The rules pursued by Pruitt would require automakers to almost double the average fuel economy of pbadenger vehicles to 54.5 miles per gallon by 2025. Automakers have argued that the rule is costly, forcing them to invest heavily in building hybrid and electric vehicles.

As part of the process, Mr. Pruitt introduced the 38-page document, which is intended to provide the government's legal justification for revoking the rule. Approximately half of the document consists of citations from automobile manufacturers that state their objections to the rule. By comparison, the 1,217-page document of the Obama administration that justifies its implementation of the regulation included technical, scientific, and economic badyzes that justified the rule.

Environmental policy experts said there were no badytical arguments in the E.P.A. This week. the presentation surprised them. "This document is unprecedented," said Mr. McCargar, former E.P.A. senior policy badyst. "The E.P.A. has never done anything like this."

John M. DeCicco, professor of engineering and public policy at the University of Michigan Energy Institute, said the presentation was a departure from the practices of previous Republican and Democratic administrations. [19659018] "A president, an administrator or someone can not simply say:" I'm going to change the rule ", without justifying it very, very carefully," said DeCicco. "As a scientist who has worked on these issues, I am saying, where are the numbers? Where are the data?"

The majority of the document consists of arguments that cite directly from the public comments made by the lobbyists of manufacturers of Cars, the Alliance of automakers and global automakers, that the pollution standards will be unduly burdensome for the automotive industry, as well as public comments from Toyota, Fiat Chrysler, Mercedes-Benz and Mitsubishi.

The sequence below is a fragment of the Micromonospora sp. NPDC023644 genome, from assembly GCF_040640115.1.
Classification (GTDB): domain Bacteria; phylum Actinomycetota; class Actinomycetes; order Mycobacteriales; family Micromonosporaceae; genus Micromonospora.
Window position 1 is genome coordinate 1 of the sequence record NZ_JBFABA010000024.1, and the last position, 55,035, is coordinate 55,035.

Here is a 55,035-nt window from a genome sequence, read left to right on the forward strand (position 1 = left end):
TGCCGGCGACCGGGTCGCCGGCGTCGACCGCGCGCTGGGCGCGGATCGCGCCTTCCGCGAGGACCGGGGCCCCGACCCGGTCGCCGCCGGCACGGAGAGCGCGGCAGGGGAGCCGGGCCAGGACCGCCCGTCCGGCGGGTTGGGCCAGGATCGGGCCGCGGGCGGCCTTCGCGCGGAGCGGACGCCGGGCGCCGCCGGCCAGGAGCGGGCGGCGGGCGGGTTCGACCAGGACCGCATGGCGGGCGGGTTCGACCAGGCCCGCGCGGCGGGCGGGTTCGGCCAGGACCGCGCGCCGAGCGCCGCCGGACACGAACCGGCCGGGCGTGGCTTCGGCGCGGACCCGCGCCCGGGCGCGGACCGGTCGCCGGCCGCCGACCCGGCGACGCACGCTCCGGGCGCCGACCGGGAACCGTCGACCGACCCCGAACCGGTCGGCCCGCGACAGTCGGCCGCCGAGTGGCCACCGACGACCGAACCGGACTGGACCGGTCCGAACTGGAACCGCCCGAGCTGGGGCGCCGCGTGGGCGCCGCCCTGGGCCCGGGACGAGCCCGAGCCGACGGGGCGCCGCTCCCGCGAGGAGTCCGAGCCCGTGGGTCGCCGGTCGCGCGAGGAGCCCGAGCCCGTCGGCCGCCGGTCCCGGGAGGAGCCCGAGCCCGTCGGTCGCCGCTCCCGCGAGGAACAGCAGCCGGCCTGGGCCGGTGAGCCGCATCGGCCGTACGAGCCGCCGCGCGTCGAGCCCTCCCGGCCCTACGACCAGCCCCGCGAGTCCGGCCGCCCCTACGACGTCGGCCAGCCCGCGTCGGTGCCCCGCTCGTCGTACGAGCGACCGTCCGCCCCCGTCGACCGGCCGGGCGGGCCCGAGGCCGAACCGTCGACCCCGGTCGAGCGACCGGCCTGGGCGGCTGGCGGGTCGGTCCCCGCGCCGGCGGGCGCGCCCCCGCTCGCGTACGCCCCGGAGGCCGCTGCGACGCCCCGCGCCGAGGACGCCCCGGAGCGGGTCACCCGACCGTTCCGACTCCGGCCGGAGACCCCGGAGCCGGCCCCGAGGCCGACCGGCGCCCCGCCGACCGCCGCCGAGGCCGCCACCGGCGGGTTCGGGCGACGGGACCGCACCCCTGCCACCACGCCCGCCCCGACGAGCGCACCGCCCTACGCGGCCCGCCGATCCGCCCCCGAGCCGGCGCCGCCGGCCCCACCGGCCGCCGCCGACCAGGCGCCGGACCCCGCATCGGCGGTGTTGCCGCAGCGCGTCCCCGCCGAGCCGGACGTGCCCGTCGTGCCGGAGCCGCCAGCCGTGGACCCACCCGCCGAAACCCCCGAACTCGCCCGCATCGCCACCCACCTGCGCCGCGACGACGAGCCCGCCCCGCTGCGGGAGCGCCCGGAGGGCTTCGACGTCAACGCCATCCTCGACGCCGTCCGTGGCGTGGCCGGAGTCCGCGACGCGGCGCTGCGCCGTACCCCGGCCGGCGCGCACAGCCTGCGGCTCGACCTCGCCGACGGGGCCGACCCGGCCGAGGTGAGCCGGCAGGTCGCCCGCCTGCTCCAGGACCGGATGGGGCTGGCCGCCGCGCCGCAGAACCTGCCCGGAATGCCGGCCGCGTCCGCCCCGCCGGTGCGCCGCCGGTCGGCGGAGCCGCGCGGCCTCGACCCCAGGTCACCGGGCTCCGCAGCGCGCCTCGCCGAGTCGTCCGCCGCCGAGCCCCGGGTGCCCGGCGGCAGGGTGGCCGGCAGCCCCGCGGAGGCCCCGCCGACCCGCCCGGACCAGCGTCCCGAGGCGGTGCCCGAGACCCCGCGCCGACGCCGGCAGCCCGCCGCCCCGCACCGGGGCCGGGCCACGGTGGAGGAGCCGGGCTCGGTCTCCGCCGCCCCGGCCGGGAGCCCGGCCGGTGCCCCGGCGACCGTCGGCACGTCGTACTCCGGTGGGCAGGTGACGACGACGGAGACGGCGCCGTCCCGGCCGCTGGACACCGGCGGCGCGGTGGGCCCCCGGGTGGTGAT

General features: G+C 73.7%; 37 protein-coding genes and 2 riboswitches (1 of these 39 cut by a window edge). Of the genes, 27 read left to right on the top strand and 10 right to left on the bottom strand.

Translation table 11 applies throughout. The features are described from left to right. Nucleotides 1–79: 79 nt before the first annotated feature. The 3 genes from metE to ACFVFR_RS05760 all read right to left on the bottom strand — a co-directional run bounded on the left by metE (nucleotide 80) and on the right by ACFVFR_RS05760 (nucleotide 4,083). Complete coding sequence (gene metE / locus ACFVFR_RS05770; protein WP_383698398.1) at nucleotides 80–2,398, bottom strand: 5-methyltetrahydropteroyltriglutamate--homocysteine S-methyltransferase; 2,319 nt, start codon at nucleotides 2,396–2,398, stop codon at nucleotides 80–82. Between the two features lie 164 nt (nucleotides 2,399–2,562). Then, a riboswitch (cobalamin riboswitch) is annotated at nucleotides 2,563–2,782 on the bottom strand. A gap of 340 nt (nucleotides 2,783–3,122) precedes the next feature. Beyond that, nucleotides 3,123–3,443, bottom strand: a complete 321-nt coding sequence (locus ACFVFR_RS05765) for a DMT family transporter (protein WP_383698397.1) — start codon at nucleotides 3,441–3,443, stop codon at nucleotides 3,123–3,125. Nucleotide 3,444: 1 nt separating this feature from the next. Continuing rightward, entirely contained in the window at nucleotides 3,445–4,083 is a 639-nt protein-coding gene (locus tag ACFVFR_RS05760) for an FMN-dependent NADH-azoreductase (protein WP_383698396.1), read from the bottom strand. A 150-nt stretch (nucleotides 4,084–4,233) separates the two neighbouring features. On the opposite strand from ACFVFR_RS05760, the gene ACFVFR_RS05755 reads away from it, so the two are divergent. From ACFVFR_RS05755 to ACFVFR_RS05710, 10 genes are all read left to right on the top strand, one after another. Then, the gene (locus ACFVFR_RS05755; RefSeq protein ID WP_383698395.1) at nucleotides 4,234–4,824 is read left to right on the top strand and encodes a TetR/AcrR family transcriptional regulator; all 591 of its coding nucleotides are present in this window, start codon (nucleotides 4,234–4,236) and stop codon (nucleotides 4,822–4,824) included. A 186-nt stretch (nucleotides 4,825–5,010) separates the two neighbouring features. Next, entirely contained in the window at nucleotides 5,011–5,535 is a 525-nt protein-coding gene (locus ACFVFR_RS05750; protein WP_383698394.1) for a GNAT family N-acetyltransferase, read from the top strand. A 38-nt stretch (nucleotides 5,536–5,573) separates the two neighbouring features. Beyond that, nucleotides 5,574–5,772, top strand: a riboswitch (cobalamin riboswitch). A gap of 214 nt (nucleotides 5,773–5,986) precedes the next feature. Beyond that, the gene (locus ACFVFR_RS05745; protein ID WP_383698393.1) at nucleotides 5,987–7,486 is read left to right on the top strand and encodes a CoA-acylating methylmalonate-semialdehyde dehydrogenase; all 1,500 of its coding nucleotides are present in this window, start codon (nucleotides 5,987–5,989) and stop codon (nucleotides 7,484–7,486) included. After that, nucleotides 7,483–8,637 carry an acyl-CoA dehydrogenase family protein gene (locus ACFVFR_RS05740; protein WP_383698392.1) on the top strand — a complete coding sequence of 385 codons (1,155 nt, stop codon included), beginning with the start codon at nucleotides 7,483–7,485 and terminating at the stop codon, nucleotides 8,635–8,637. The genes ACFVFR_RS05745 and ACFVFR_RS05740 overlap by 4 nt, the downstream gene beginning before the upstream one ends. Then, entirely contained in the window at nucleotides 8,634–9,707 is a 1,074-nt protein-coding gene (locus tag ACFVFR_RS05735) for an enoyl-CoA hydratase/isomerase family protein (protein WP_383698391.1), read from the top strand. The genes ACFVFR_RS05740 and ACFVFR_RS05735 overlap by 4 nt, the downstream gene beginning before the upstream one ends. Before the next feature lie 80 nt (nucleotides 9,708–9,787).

While it includes arguments opposing the regulatory backlash of groups such as the Union of Concerned Scientists and the State of California, it does not contain what environmental experts say is the critical element of a legally strong justification for changing an EPA regulation: Technician on both sides of the argument leads to a conclusion intended to persuade a judge that the change is defensible.

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Seth Michaels, spokesperson for the Union of Concerned Scientists, suggested that, in its re-use of the automotive lobby's arguments, the emission reduction document echoed Mr. Pruitt's modus operandi when he was the Attorney General of Oklahoma. [19659024] Continue reading the main story

"It is reminiscent of the 2011 letter that Scott Pruitt sent as Oklahoma AG to the EPA, in which he took a letter written by Devon Energy lawyers and enshrined his name with minimal editions," said Michaels. [19659026A2014investigationofTheTimesinwhichtheLobbyistsofDevonEnergyandanoilandgascompanyfromOklahomputtogetherlettersforthePrudenttogototheEAPintheDepartmentofInternalAffairsandtheOfficeofthePresidencyandthePresidentinlinewiththedifficultyofvariousenvironmentalregulations

Between 2011 and 2017, Mr. Pruitt filed a claim against the EPA 14 times, and lost almost all cases.

The majority appeared along with the republican general prosecutors of a dozen or more of other states, reason why it is difficult to know with precision what legal arguments contributed his office, said legal experts. Mr. Pruitt frequently took a leading role in the cases.